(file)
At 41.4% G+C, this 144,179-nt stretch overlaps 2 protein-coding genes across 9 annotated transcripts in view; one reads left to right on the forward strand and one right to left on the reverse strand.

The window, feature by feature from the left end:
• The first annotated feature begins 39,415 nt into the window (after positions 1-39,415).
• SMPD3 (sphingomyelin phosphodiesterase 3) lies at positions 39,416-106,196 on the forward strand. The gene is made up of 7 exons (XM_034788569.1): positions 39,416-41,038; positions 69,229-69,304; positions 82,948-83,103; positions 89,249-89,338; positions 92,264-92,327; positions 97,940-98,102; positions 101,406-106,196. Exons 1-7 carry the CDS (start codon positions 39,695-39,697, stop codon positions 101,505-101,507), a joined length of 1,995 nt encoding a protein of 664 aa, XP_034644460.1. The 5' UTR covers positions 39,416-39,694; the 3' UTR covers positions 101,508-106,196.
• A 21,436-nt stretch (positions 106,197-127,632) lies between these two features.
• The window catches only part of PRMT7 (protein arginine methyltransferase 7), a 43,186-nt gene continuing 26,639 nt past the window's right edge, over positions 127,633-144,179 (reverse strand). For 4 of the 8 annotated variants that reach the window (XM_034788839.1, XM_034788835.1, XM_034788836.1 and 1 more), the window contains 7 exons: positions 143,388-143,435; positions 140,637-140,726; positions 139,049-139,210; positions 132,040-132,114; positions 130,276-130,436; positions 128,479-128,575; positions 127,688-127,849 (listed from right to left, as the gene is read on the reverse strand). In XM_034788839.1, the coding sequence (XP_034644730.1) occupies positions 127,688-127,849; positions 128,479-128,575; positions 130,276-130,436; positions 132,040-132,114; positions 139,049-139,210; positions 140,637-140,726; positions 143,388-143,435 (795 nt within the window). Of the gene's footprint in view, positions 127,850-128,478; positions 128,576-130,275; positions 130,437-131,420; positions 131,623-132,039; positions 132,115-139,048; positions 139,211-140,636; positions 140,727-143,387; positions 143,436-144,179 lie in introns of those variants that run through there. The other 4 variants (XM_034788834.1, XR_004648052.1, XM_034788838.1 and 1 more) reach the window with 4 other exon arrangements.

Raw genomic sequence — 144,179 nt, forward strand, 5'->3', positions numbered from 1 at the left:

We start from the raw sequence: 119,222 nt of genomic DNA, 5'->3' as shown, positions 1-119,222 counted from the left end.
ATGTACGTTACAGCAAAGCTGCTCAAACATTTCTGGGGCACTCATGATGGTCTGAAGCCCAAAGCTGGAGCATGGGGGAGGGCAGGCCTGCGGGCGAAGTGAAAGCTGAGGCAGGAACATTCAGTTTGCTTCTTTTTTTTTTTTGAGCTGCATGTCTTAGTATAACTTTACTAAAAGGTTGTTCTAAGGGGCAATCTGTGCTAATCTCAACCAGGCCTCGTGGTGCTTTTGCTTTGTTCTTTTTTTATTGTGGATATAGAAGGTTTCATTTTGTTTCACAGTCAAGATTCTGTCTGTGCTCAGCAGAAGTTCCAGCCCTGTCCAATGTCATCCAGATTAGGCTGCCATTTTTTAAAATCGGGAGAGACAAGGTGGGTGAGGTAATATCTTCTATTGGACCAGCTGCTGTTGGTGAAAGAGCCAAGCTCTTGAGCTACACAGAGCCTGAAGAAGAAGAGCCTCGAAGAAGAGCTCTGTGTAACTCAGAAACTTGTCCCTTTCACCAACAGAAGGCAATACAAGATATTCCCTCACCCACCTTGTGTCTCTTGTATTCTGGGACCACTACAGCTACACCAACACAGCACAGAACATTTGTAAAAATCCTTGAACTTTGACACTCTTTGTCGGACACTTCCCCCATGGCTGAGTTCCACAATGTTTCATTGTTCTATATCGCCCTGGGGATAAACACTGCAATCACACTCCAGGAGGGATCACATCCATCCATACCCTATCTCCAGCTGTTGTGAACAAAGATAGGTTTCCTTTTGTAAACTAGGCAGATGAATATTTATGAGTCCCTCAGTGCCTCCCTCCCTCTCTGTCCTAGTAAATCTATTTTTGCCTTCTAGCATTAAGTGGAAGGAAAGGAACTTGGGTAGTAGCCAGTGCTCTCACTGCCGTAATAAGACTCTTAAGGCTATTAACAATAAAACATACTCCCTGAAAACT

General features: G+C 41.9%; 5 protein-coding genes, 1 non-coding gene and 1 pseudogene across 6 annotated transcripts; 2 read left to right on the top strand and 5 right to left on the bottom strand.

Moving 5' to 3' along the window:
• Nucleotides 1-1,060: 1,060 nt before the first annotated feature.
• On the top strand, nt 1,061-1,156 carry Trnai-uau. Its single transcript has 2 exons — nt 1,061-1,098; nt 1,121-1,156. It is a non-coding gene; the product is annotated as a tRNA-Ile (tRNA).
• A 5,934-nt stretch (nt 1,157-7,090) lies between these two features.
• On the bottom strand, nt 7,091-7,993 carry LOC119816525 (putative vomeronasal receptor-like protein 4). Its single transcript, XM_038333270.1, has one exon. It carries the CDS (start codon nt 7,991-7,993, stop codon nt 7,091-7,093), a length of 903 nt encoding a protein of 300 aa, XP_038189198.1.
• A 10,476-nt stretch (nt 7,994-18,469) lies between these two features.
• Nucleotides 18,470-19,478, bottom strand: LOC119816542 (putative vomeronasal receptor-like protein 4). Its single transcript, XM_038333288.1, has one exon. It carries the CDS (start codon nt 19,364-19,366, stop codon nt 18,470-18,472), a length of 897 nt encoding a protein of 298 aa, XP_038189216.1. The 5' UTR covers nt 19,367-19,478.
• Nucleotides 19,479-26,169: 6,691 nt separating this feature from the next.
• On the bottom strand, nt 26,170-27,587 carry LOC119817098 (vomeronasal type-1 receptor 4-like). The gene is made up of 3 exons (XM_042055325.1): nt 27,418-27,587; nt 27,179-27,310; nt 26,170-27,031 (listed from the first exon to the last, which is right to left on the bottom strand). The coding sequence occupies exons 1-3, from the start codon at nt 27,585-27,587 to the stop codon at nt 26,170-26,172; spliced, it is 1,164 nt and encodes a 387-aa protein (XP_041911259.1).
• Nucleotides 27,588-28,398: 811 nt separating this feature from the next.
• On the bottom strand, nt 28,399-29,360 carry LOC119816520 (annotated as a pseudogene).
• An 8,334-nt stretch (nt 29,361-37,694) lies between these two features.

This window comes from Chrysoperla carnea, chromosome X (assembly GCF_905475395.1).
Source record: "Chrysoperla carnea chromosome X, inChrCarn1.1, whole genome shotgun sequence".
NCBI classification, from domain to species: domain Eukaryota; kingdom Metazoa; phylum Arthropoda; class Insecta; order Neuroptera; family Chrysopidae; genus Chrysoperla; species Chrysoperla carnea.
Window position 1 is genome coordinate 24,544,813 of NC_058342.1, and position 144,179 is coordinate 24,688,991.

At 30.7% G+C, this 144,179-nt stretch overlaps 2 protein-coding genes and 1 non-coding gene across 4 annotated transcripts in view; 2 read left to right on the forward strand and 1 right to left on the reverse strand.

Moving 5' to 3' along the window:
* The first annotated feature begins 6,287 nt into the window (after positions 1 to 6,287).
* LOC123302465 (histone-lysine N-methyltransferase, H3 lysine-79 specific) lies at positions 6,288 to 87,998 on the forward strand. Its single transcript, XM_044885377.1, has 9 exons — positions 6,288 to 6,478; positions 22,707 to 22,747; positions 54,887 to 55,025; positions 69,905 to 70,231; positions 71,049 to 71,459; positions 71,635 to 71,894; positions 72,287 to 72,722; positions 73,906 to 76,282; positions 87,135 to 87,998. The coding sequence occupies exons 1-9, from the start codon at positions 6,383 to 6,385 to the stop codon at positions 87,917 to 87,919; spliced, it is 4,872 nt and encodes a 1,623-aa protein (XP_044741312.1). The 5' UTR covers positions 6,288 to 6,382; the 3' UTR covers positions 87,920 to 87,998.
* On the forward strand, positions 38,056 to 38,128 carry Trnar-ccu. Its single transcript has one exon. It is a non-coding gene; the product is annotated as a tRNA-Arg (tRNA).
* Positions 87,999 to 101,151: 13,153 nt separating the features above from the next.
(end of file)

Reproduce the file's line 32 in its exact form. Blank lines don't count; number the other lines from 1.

* Positions 87,999 to 101,151: 13,153 nt separating the features above from the next.